A Calendar of the Letters of Willa Cather

43 letters found

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Results 11-20:

To Sister [Jessica Cather Auld?],  Saturday [Dec. 1923?] TWU 

Saw Dr. Fordyce, the skin specialist, yesterday, and he diagnosed problem as ringworm; said she must have been in contact with an animal that had it. Cut ten pieces of skin away and sent to a laboratory, and they found ringworm fungus in every piece. First noticed the blisters about two months ago when she was in France. Dog there had seemed to have mange but had recovered several weeks before she noticed the places. Doctor said it takes six weeks to two months to incubate. Has had x-ray treatments and will probably have three more; using iodine and a zinc lotion. Was able to go to the theatre last night wearing long sleeves and gloves. Colored maid is working out well; cooks lunch, does all the cleaning and washing, and manages well with all the shopping and errands; is happy to do that for $20 a week. Happy holidays to everyone. [unsigned; possibly a last page missing]   [Stout #708]

To Elizabeth Moorhead VermorckenMar. 23, [1924], from Pocono Manor Inn, Pa.PM 

Can hardly do any writing for fending off people inviting her to speak. Has been here to rest in a lovely setting. D. H. Lawrence and wife have been there, marvelous company. Expects to go home in a few days. So few people at the inn, hasn't been bothered by them at all. Appreciates invitation to visit, but that is something she just doesn't do. P.S.: Ethel Litchfield can tell her why. Does visit Mary Jewett in Maine occasionally, but that's really the only person.  Willa Cather   [Stout #727]

To Irene Miner Weisz,  Monday [Jan. 11, 1926] , from New YorkNewberry 

Has a new mink coat purchased by Professor St. Peter [of The Professor's House]. Please ask someone from Mr. Weisz's insurance company to come by and write a policy on it on Friday or Saturday at noon. Is working hard and loving her bishop.   Willa   [Stout #819]

To Harvey NewbranchOct. 27, 1929 pub. Omaha World-Herald, quoted in Bohlke.

Regrets the disappearance of local opera houses in small towns of Nebraska. Remembers the excitement when touring companies came to Red Cloud. With her friends, would go watch the train arrive and the theatrical company get off. Is not sorry there are now motion pictures, but wishes they had not brought demise of live performances. Does not believe movies touch emotions of audience as live performances did, though they are fine entertainment.   Willa Cather   [Stout #985]

To Walter Newman Flower [director of Cassell & Company, London]May 25, 1932UVa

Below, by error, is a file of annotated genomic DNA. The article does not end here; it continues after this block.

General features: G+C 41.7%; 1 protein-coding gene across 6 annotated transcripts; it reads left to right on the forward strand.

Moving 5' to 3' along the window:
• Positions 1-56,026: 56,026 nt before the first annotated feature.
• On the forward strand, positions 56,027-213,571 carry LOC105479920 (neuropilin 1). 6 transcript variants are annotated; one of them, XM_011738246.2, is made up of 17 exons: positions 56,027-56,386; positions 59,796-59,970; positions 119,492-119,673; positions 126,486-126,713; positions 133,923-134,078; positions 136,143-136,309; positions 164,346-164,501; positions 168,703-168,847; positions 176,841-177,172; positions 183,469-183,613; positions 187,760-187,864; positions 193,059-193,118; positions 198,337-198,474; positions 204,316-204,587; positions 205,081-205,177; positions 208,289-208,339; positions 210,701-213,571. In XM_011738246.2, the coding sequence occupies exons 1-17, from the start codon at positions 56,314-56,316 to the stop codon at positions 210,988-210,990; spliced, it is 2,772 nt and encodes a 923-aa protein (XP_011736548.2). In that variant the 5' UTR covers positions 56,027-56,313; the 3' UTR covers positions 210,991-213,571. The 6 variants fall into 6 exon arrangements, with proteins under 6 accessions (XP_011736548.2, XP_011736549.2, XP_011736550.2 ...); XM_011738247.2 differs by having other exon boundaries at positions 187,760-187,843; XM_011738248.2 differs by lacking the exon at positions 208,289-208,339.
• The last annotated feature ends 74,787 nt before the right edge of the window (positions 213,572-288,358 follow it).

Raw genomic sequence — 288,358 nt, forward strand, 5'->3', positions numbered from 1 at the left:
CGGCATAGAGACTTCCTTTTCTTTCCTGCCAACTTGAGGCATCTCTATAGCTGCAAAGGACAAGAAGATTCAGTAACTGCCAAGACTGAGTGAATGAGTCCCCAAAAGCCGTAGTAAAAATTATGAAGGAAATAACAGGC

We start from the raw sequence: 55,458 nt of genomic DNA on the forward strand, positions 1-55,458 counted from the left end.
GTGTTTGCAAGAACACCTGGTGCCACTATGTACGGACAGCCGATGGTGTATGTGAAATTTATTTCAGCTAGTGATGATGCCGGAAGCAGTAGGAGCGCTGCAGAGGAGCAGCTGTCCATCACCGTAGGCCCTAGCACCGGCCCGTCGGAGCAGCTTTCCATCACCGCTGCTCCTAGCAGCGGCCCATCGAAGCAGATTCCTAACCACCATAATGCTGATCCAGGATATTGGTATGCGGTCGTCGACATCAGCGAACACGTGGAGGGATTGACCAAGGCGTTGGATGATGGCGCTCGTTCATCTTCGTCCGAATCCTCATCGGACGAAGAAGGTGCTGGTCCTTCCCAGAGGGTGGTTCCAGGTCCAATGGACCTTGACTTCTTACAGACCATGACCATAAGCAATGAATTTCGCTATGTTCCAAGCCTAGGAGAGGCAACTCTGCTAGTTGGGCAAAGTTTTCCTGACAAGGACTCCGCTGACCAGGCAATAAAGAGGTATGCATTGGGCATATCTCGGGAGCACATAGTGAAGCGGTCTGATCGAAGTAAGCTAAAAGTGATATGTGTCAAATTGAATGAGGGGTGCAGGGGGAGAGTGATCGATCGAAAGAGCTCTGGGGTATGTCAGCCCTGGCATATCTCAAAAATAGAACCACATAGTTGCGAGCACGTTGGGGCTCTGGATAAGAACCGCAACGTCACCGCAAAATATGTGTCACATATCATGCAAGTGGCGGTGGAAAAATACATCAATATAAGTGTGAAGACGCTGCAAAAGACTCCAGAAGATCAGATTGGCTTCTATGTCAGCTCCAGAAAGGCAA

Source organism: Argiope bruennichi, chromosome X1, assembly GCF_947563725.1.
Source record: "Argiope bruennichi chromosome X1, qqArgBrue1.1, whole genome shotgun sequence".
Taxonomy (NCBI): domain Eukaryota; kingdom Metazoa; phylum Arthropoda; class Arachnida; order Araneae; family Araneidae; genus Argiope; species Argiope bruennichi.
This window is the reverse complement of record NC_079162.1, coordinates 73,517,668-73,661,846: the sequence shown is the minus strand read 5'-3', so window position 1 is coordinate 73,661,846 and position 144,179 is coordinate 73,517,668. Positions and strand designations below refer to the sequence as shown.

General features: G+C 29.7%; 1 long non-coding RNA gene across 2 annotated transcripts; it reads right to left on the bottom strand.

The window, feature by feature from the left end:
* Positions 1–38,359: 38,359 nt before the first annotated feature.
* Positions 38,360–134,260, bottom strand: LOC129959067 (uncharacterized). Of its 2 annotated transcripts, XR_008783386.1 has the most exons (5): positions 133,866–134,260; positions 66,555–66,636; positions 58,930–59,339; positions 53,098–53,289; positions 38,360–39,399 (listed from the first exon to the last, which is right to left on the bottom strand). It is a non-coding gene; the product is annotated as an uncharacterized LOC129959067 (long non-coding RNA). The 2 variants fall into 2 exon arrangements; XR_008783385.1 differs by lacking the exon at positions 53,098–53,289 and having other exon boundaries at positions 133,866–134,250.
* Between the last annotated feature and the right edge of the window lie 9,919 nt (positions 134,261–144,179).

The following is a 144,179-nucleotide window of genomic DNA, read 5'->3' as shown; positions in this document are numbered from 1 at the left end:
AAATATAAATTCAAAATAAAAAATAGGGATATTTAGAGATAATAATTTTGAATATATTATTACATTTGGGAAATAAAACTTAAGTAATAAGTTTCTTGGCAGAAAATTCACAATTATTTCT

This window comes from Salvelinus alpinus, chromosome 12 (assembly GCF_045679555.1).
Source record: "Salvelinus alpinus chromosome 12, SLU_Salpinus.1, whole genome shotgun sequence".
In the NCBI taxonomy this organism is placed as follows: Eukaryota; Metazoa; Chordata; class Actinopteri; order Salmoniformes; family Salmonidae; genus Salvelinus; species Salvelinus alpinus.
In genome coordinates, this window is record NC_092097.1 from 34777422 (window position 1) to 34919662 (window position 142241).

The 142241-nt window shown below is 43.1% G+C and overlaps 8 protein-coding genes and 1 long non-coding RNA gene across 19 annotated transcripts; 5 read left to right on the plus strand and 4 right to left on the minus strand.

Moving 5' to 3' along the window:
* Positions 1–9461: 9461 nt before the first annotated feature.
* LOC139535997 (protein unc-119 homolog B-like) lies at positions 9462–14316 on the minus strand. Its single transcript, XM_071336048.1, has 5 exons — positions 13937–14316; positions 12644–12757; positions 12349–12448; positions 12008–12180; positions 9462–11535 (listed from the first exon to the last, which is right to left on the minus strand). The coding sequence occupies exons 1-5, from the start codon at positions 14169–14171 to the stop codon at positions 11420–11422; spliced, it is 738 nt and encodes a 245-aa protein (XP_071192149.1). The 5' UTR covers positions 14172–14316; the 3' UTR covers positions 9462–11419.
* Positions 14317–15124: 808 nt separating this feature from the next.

Appreciates his sending English reviews of Shadows on the Rock. Hopes he will give more care to physical aspects of the next volume, Obscure Destinies. Did not like the dust jacket of Shadows.   Willa Cather   [Stout #1110]

To William Lyon PhelpsAug. 16, [1932?], from Grand MananBeinecke 

Appreciates his calling her attention to the astronomical error in Obscure Destinies. Has changed "transit" to "occultation" in the second printing and cabled Cassell to catch it in the English edition.   Willa Cather   [Stout #1119]

To Irene Miner WeiszJuly 13, 1935, from New YorkNewberry 

Sorry about forgetting to sign check for the second time. A signed one enclosed. Was able to get a compartment on train by telling the man who had it—who turned out to be an officer of the Pullman Company—that her friend was ill. Red cap [train station attendant] got a wheelchair for Isabelle, and she was taken straight to her hotel across the street from Cather's apartment. No use sending flowers for Isabelle's voyage home, as they don't yet know which sailing they will be able to take. Appreciates Irene's kindness while they were in Chicago.   Willie   [Stout #1267]

To Zoë Akins,  Monday [Apr. 27, 1936] , from New YorkHuntington 

Is quite well now. Many thanks for the rose tree. Has been reading The Last Puritan. Can't read his technical books, of course. Still misses Josephine, whose letters are as pleasant as she was herself. Had a Swedish maid for three months but let her go, so plodding and unimaginative. Appreciates the invitation to Green Fountains [Zoë's house in California], but doesn't feel she is very good company these days.   W.   [Stout #1316]

To Zoë AkinsOct. 28, [1937?]Huntington 

Appreciates the generous inscription in her book of poems. Likes them, though not so well as her earlier ones. Beware of New York theatre critics. They have it in for her. Better not have a new play this year. Knows from experience how spiteful they can be. N.Y.U. graduates with foreign-sounding names are writing all sorts of shabby things about sex-starved spinstress writers from New England. If they attacked her plays in this way it would affect their reception in the whole country. A book's reception not determined by reviews to the same extent. Shouldn't have been so unguarded as to say all this, so destroy the letter.   W. S. C.   [Stout #1377]

To Houghton Mifflin Company [from Sarah J. Bloom, secretary]July 14, 1938Harvard 

Please advise whether final corrected proofs of The Song of the Lark have been sent to Cassell & Company.   [Stout #1412]

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